Keeping workers safe despite the high cost

Cleaning the air: A PPE-attired worker releasing mist containing disinfectant to be absorbed and circulated by the air conditioning system in Pentamaster Technology, Bayan Lepas. — ZHAFARAN NASIB/The Star

GEORGE TOWN: Federation of Malaysian Manufacturers (FMM) Penang says its members are doing everything possible to ensure a safe working environment for their employees during the pandemic.

Its chairman Datuk Jimmy Ong said the cost to implement this depends on each company, and the disinfecting method must be approved by the authorities to curb the spread of the coronavirus.

“Some bigger companies can afford different measures but the smaller ones can’t and will look at more affordable ways to keep their employees safe,” he said.

Pentamaster Corporation Bhd executive chairman Chuah Choon Bin said the centralised air-conditioning system at its factory office in Bayan Lepas will be flushed with disinfecting mist every two weeks.

“The cost runs to about RM20,000 for each session but the safety of our staff is of utmost priority.”

Chuah said the 7,432sq m (80,000sq ft) building will improve its air quality management by installing an Ultraviolet Germicidal Irradiation (UVGI) system, which costs about RM300,000 and provides air-conditioning and circulates air throughout the building without the use of harsh methods like chemical cleaning or steam injections.

“It will enhance safety against the virus lingering in the air in various departments, including office and production areas as well as the canteen, lounge and nursery,” he added.

Chuah said that such measures are taken because of the increasing Covid-19 cases and the need for long-term solutions.

“We subscribed to the misting service about four months ago as an addition to the existing standard operating procedure.

“About 40 doors in the building are now constantly kept open to allow better air ventilation and reduce contact when going through them,” he added.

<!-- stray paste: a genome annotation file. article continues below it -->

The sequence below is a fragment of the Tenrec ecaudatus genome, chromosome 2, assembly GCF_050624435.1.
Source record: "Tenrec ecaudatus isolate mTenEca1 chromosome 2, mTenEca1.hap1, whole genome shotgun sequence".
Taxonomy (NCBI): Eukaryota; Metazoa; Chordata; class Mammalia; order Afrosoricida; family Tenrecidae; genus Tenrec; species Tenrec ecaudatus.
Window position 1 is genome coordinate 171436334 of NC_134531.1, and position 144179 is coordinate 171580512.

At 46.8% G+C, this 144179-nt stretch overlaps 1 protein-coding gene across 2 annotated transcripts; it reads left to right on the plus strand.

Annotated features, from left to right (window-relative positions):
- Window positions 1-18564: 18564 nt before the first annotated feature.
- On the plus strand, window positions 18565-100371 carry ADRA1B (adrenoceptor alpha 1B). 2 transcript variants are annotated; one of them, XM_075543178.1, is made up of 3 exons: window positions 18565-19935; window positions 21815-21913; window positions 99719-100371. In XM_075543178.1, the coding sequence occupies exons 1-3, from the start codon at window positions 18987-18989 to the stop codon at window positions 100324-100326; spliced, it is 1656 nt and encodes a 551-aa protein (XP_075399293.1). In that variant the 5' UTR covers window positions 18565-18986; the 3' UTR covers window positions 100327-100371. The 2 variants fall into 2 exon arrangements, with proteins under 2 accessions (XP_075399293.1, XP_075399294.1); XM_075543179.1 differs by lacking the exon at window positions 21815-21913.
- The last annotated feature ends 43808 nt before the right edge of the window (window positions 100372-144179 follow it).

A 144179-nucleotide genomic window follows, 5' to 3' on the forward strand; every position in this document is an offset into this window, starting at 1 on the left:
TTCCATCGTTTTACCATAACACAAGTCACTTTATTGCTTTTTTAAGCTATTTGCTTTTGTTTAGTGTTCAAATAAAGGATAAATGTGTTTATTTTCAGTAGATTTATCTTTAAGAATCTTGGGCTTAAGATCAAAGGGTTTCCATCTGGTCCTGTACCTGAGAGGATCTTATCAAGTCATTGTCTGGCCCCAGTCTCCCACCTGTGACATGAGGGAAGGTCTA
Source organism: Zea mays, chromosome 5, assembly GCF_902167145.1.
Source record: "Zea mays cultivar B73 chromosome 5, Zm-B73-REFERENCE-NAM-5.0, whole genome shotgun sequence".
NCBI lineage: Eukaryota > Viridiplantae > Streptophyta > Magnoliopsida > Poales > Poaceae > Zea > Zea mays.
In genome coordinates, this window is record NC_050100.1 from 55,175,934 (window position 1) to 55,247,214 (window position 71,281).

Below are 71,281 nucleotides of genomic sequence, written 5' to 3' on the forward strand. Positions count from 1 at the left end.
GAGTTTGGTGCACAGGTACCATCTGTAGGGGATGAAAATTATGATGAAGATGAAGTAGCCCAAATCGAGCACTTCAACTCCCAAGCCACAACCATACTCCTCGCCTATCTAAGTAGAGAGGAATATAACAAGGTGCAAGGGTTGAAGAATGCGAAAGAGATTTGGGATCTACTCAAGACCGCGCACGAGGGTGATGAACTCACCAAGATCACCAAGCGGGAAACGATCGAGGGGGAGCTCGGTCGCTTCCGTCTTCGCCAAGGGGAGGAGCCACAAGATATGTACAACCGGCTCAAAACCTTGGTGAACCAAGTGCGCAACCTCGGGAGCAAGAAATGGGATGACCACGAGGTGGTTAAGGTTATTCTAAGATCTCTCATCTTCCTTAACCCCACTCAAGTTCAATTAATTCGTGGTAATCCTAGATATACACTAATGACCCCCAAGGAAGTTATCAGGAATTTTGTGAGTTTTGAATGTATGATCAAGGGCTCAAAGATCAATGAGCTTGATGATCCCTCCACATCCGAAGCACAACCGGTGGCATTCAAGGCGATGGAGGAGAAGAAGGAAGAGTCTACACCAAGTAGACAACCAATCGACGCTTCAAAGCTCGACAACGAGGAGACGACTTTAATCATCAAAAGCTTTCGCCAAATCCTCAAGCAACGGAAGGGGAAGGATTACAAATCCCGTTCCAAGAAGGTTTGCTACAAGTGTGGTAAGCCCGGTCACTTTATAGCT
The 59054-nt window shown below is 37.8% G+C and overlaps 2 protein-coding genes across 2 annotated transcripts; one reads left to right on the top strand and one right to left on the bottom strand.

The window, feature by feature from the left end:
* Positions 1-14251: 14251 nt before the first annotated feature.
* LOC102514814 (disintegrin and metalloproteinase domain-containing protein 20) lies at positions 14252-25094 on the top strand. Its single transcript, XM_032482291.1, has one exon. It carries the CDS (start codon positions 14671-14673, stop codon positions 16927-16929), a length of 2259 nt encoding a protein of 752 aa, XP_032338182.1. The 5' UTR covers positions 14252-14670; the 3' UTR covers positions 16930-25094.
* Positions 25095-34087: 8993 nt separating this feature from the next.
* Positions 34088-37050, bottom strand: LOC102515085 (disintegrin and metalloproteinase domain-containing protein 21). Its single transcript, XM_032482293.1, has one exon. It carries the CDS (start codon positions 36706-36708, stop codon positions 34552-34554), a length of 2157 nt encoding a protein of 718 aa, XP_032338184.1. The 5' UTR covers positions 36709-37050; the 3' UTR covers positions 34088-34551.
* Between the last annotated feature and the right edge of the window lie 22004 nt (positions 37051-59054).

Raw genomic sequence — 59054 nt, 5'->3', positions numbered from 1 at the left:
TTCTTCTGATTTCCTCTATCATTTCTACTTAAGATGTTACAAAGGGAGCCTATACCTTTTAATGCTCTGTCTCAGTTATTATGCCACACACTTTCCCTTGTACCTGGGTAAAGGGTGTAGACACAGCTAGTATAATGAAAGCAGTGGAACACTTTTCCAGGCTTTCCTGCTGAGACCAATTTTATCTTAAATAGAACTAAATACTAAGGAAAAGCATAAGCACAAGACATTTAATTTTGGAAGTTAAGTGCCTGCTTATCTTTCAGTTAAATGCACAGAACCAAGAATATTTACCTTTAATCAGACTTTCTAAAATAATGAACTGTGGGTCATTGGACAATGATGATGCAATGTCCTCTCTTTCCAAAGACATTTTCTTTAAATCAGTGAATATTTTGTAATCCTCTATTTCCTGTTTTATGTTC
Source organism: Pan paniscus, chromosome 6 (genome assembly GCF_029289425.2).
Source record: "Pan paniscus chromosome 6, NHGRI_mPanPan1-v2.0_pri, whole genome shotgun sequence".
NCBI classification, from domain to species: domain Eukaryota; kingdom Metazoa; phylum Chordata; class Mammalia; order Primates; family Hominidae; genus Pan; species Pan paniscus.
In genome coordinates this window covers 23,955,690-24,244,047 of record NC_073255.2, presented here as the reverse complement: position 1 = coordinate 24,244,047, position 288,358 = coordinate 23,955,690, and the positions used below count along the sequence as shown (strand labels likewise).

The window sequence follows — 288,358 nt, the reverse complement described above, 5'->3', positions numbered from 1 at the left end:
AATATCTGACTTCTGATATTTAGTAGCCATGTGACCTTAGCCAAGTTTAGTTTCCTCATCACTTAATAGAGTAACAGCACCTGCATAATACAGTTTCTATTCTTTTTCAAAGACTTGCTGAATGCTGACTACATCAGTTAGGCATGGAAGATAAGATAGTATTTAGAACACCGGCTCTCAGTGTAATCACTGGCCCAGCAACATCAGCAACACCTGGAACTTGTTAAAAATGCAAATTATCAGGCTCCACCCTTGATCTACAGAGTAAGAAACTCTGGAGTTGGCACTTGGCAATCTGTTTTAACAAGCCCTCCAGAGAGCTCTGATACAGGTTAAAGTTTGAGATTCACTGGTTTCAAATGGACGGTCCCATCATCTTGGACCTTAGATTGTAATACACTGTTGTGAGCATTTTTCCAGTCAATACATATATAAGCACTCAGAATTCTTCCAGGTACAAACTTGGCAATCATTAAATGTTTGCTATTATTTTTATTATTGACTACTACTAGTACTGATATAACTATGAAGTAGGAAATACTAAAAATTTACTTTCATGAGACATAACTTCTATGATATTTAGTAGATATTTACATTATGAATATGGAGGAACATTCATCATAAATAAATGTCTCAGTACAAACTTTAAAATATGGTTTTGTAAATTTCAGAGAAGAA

ATS Engineering Sdn Bhd director Khoo Wai Hong, who provides services for building air-conditioners and cleanrooms, said companies are largely hindered by high costs to ensure clean the air in their premises.

“Covid-19 particles are around 0.1 micron in size.

“High Efficiency Particulate Air (Hepa) filters can capture particulates down to 0.3 micron and are efficient enough for the coronavirus while Ultra-Low Penetration Air filters can capture particulates down to 0.1 micron.

“Both filters are commonly used in cleanrooms but not in large areas such as offices,” he added.

A cleanroom, used in electronics manufacturing, is a space free of dust and other minute contaminants.

Khoo said meters measuring particle size of 0.1 micron may cost up to RM80,000 each and it is costly for large areas to ensure sufficient filtering of fine particulates.

“Air purifier units which have Hepa and UV filters are commonly used in offices and cost about RM4,000 with an efficient coverage area of 100sq ft.

“Many companies do not install these due to high costs for large areas,” he said.

According to the US Centers for Disease Control and Prevention (CDC), Covid-19 viral particles spread between people more easily indoors than outdoors, and the concentration of viral particles indoors is often higher than outdoors.

When indoors, the CDC said that ventilation mitigation strategies could help reduce viral particle concentration, and protective ventilation practices and interventions could also reduce airborne concentrations and reduce the overall viral dose to occupants.

It also recommends increasing the introduction of outdoor air by opening windows and doors whenever the weather permits.

It suggests improving central air filtration, ensuring restroom exhaust fans are functional and operating at full capacity, as well as to consider portable Hepa fans or filtration systems to enhance air cleaning, especially in higher risk areas.

The Health Ministry and Human Resources Ministry have released guidelines on how to improve ventilation in homes, offices and businesses such as factories to lower the risk of Covid-19 transmission.

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